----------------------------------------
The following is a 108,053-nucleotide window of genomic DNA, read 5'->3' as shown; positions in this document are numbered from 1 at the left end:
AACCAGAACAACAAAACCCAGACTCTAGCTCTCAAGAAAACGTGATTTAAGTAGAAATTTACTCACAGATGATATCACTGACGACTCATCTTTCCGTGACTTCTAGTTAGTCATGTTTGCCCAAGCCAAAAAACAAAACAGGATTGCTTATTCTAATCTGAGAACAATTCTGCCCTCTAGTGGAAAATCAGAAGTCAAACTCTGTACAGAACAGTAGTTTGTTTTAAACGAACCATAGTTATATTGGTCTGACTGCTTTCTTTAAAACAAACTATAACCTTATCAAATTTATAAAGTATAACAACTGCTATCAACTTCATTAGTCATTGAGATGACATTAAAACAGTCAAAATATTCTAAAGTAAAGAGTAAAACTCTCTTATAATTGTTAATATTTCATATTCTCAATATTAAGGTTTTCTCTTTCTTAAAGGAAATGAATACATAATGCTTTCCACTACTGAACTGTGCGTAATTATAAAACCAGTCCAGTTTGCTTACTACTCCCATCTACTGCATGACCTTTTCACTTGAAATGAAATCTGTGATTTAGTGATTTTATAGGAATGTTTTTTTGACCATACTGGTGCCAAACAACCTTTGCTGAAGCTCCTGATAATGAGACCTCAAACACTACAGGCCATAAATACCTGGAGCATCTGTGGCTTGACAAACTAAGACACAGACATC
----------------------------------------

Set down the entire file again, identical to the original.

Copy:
The following is a 108,053-nucleotide window of genomic DNA, read 5'->3' as shown; positions in this document are numbered from 1 at the left end:
AACCAGAACAACAAAACCCAGACTCTAGCTCTCAAGAAAACGTGATTTAAGTAGAAATTTACTCACAGATGATATCACTGACGACTCATCTTTCCGTGACTTCTAGTTAGTCATGTTTGCCCAAGCCAAAAAACAAAACAGGATTGCTTATTCTAATCTGAGAACAATTCTGCCCTCTAGTGGAAAATCAGAAGTCAAACTCTGTACAGAACAGTAGTTTGTTTTAAACGAACCATAGTTATATTGGTCTGACTGCTTTCTTTAAAACAAACTATAACCTTATCAAATTTATAAAGTATAACAACTGCTATCAACTTCATTAGTCATTGAGATGACATTAAAACAGTCAAAATATTCTAAAGTAAAGAGTAAAACTCTCTTATAATTGTTAATATTTCATATTCTCAATATTAAGGTTTTCTCTTTCTTAAAGGAAATGAATACATAATGCTTTCCACTACTGAACTGTGCGTAATTATAAAACCAGTCCAGTTTGCTTACTACTCCCATCTACTGCATGACCTTTTCACTTGAAATGAAATCTGTGATTTAGTGATTTTATAGGAATGTTTTTTTGACCATACTGGTGCCAAACAACCTTTGCTGAAGCTCCTGATAATGAGACCTCAAACACTACAGGCCATAAATACCTGGAGCATCTGTGGCTTGACAAACTAAGACACAGACATC